More Than an Aspirin Headache

Coping with migraine misery

/ Author:  / Reviewed by: Joseph V. Madia, MD

If you've never had a migraine headache, you may not have known the stomach-churning pain that can make all your senses go mad.

Here's how sufferers from an online support forum describe the misery of migraines.

"Sometimes it feels as if my brain is too big for my skull, like it wants to break through the bones, because there is not enough room in my head."

"Or it feels like there is an ice pick poking through my left eyeball that just won't stop."

"Sometimes I feel like if I could just rip my eyeball out maybe it would stop the pain. Yes, I know it wouldn't, but I'm not always rational in the throws of a head banger (my term for severe migraine.)"

"If I was to describe the feeling of light, it's like a virtual stab wound. I can feel it enter my eye and hit something that triggers a cascade of reactions. Light makes me angry!"

"And everything is way too loud, like the volume got turned all the way up, so I can hardly focus on what anyone is saying. I just hear the noise."

"I frequently get wicked nausea with migraines. When I was in my 20s I would throw up - 9 or 10 times."

What is a migraine?

Migraines are what's known as "vascular headaches." This means the arteries both inside and outside the brain change.

Migraine pain can be occur in the face, back of the head, sinus area, jaw or neck. It's frequently felt around the eyebrows, eyes and in the temple area.

During an attack, touching the head in any way, such as combing hair or shaving can be painful.

Who gets migraines?

The National Headache Foundation estimates that some 30 million Americans have migraines. Here are some facts and figures:

  • Women are about three times more likely to suffer from migraines than men.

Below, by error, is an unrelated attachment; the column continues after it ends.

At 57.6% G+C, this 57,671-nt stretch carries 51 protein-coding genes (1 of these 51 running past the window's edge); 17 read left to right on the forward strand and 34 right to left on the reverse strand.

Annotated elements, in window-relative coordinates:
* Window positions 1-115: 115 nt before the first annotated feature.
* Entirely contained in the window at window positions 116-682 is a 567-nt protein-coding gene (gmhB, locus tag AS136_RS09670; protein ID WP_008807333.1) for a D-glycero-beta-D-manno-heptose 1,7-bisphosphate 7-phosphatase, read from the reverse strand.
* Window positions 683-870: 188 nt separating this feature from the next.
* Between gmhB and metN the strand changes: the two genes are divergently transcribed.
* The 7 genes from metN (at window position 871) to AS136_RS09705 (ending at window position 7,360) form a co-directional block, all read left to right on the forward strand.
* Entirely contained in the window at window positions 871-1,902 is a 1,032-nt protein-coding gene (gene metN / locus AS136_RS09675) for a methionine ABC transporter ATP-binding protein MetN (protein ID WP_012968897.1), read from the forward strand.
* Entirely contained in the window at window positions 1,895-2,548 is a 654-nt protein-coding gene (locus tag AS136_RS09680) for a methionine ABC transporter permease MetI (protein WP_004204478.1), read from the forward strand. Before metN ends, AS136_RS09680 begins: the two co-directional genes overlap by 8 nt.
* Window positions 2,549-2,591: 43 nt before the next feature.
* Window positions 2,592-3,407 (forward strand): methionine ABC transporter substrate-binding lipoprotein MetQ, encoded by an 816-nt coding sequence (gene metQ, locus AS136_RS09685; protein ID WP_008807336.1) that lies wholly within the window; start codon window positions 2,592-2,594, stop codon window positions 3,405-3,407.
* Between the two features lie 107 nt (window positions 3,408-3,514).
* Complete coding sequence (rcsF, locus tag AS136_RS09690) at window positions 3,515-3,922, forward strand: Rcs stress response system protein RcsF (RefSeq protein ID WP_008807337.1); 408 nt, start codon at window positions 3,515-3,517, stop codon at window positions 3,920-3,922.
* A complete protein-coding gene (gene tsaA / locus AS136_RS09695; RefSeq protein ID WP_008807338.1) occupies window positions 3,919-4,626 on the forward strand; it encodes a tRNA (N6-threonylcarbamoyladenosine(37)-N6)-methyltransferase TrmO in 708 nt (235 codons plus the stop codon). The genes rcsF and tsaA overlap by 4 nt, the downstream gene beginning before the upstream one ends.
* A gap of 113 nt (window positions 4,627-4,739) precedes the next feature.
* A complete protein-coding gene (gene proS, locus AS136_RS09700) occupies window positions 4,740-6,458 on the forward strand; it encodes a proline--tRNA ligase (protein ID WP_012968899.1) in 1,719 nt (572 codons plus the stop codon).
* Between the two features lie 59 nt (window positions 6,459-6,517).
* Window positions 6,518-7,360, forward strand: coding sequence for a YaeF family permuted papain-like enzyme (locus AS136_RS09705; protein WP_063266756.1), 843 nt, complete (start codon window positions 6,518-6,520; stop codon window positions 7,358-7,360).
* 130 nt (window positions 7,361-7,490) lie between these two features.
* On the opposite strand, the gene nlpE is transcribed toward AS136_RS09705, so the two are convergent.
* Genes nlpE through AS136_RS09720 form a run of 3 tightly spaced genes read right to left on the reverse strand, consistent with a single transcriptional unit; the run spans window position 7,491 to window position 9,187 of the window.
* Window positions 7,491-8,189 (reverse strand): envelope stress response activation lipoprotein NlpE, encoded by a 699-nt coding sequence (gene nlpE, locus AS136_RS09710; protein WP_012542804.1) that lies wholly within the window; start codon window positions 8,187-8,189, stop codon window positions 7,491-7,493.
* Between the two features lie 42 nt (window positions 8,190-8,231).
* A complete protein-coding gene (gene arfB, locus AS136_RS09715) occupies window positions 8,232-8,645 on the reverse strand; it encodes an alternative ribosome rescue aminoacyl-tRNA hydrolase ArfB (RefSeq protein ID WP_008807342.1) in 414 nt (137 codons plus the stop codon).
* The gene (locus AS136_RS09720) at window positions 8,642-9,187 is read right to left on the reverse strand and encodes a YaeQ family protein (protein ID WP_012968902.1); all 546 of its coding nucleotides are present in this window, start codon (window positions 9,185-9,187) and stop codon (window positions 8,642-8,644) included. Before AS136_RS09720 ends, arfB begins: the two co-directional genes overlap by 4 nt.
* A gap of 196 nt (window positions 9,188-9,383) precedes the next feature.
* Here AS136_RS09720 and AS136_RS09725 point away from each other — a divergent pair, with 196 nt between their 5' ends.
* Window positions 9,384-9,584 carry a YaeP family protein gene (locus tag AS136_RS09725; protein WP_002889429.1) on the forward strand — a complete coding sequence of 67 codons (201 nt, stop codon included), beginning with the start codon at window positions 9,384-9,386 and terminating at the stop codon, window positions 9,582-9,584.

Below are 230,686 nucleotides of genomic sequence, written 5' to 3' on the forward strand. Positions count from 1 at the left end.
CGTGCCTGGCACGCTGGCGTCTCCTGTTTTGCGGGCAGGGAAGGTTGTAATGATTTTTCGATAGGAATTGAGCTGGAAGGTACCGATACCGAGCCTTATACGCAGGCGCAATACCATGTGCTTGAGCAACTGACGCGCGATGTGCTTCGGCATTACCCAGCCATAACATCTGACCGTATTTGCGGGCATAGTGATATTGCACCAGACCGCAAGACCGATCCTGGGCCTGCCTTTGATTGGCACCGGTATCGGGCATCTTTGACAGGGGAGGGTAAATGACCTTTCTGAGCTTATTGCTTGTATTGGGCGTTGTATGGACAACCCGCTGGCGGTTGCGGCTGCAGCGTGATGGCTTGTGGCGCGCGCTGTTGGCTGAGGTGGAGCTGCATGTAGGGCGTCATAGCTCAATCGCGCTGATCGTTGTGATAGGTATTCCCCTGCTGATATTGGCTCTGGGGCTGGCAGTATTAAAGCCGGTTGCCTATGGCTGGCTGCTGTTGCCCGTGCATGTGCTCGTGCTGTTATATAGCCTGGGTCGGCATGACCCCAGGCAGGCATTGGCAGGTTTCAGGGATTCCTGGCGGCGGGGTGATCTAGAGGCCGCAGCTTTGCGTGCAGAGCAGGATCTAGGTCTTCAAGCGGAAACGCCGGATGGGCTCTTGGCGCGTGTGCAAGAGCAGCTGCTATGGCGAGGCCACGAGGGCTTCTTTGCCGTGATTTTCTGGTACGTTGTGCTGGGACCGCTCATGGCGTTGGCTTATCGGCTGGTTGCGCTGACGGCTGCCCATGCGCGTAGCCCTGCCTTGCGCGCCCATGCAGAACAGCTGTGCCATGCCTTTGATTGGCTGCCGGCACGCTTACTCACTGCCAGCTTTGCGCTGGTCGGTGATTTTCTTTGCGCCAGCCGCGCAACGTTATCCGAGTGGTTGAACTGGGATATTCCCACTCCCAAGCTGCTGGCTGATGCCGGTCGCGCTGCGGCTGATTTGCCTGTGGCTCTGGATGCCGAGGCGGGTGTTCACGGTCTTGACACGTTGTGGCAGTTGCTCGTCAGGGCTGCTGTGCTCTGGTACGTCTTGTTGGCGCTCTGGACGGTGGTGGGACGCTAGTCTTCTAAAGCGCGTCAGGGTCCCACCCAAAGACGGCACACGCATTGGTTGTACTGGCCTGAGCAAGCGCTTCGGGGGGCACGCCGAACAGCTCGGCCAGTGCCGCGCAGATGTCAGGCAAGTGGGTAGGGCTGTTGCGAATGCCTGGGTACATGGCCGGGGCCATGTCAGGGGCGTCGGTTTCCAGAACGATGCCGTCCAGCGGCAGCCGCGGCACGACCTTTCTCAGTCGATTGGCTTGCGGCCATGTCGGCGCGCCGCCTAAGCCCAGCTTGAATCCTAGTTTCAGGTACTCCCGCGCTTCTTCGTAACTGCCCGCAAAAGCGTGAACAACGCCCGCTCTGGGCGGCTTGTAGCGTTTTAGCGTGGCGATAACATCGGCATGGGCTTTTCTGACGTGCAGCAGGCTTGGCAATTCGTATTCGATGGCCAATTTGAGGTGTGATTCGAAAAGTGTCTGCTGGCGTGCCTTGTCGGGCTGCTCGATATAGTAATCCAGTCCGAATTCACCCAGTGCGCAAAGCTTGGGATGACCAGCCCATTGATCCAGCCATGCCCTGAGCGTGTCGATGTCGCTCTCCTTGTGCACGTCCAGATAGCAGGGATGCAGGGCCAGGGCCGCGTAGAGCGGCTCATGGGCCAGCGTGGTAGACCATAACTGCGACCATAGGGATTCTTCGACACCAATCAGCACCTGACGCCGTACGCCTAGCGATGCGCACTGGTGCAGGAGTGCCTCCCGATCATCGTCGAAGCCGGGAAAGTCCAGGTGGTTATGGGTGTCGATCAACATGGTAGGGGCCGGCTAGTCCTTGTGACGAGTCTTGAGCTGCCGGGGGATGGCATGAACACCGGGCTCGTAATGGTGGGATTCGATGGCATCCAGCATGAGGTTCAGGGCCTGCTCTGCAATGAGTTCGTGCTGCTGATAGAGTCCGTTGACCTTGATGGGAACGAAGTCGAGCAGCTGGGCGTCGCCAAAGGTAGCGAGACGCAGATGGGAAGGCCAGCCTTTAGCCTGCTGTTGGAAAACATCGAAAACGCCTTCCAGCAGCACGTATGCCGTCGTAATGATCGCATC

• Migraines are most commonly experienced between the ages of 15 and 55.
  • Children suffer from them as well.
  • About 75 percent of sufferers have a family history of migraine.
  • Less than half have an official diagnosis of migraine, so they aren't being treated for them.
  • Migraines are often misdiagnosed as either a sinus headache or tension related headache.

dailyRx spoke to MaryAnn Mays, M.D., a Neurologist in the Center for Headache & Pain at Cleveland Clinic, about how migraines affect children. "Most children respond favorably to treatment with improvement in their  headaches," Dr. Mays said.

She added, "About 1/4 to 1/3 of children will go into remission, but the rest may continue to have migraines for the rest of their lives. The prognosis seems a little better for boys than girls, but this result varies from study to study," Dr. Mays said.

What causes migraines?

It's now believed that most migraines are caused by some sort of inherited brain irregularity. The pain results when brain cells cause the release of chemicals that irritate and lead to the swelling and narrowing of blood vessels in the brain. The blood vessels then send signals to the brainstem, which processes pain information.

During stressful times, the brain releases chemicals that activate changes in the blood vessels that cause migraine. Anxiety, excitement, worry and fatigue can lead to increased muscle tension which makes the headaches worse.

What are the symptoms of migraines?

Not everyone experiences migraines the same, and episodes can have varied characteristics, including:

  • Intense pain - often on one side of the head
  • Pulsating or throbbing pain
  • Pain that's severe enough to interfere with daily activities
  • Sensitivity to light, sounds or odors
  • Loss of appetite
  • Vision problems
  • Dizziness
  • Nausea and vomiting
  • More pain with exertion such as climbing stairs

And migraines can last for as little as a few hours or as long as up to a week.

As one sufferer put it, "If it only lasted for 3 or 4 hours I wouldn't bat an eyelid, but it goes for 3 days."

It's not uncommon for sufferers to get migraines once a week or twice a month. Some may have them every few days, while others might have only one or two a year.

What are the different types of migraines?

There are two types of migraines that are distinguished by the symptoms experienced with the headache begins:

"Classic" migraine is one with an aura
"Common" migraine is without aura.